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Civil War Music In The 20th Century
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Marching Through Georgia
Marching Through Georgia
Performed by Harlan and Stanley
Recorded June 1904
Written by Henry Clay Work
 
Marching Through Georgia (sometimes called Marching Thru' Georgia) is a marching song written by Henry Clay Work in 1865, referencing U.S. Maj. Gen. William Tecumseh Sherman's March to the Sea during the previous year. It was widely popular with Union Army veterans after the war. However, General Sherman himself despised the song, in part because it was played at almost every public appearance that he attended. Outside of the Southern United States, it had a universal appeal: Japanese troops sang it as they entered Port Arthur, the British sang it in India, and it was popular with the Allies in World War II. It remains a popular tune for brass bands, and has lent its tune to a number of other popular songs, including The Land, Billy Boys and Come In, Come In. It was also sung by a carpetbagger in Gone with the Wind.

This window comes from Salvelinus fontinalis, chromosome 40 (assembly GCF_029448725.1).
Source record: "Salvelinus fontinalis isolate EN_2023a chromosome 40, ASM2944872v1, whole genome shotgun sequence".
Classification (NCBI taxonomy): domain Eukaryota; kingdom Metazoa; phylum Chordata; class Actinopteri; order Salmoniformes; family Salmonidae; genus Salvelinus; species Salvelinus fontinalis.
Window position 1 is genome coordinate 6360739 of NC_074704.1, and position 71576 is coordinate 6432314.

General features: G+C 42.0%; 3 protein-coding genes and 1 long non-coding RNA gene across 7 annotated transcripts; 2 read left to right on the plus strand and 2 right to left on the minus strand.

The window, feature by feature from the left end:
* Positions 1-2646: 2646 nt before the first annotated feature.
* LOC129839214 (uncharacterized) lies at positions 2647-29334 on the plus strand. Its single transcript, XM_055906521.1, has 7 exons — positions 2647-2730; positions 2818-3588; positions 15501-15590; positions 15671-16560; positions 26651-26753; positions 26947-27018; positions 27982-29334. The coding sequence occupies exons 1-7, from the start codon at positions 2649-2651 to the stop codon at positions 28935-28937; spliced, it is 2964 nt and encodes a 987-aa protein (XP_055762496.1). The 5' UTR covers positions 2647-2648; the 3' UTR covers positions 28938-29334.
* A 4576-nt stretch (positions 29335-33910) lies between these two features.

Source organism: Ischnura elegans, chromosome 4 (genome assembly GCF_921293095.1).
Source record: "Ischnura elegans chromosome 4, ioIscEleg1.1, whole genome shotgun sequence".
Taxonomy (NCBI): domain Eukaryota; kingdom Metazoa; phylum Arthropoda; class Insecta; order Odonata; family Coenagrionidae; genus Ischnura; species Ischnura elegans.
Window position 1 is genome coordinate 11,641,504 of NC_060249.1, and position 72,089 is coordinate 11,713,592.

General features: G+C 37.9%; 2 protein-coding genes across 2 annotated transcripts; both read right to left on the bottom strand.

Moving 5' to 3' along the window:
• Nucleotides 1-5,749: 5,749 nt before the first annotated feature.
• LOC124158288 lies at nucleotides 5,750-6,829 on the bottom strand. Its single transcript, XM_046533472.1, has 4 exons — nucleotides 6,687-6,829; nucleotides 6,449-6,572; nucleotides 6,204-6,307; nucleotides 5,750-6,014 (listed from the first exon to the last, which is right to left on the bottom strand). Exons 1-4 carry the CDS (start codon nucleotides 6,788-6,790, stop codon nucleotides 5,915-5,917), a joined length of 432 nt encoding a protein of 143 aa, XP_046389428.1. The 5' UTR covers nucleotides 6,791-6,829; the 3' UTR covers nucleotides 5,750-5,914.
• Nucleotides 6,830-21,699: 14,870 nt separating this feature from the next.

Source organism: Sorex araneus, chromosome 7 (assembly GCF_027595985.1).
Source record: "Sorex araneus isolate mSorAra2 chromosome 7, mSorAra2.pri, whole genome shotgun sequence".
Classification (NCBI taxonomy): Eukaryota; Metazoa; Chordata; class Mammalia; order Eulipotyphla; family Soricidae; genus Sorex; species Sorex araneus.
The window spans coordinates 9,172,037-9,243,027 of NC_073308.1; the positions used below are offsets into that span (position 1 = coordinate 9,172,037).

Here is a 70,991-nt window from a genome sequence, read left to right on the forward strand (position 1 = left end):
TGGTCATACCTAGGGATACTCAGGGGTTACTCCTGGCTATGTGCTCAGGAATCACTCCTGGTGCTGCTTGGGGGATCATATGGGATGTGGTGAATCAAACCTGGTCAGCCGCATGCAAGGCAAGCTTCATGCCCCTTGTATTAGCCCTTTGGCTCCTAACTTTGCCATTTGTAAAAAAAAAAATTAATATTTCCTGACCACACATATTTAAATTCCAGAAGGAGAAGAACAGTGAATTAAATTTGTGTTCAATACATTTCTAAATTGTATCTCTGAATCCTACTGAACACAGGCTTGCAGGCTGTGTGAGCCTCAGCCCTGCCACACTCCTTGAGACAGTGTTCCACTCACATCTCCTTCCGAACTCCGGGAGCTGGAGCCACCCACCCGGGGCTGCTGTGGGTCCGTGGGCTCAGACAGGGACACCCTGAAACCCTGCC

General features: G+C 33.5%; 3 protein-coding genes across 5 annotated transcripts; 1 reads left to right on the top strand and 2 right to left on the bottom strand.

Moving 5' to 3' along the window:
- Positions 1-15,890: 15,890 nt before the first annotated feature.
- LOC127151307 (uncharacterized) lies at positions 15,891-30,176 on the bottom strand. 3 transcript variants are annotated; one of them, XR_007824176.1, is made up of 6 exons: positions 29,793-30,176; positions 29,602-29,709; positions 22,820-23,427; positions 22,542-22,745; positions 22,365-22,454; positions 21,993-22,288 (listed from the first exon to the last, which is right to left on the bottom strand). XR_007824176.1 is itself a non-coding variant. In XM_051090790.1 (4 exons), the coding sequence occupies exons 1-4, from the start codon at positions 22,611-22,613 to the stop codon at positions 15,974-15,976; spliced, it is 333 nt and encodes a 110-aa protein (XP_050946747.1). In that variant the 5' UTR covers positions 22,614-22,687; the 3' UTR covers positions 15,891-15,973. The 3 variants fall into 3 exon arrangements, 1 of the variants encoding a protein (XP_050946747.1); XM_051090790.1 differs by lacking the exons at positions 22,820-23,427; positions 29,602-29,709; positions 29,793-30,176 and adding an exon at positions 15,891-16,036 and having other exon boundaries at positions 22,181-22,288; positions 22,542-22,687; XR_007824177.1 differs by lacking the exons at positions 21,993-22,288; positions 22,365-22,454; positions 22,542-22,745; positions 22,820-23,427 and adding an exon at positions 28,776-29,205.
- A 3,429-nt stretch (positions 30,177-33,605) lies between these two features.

78Victor 4217
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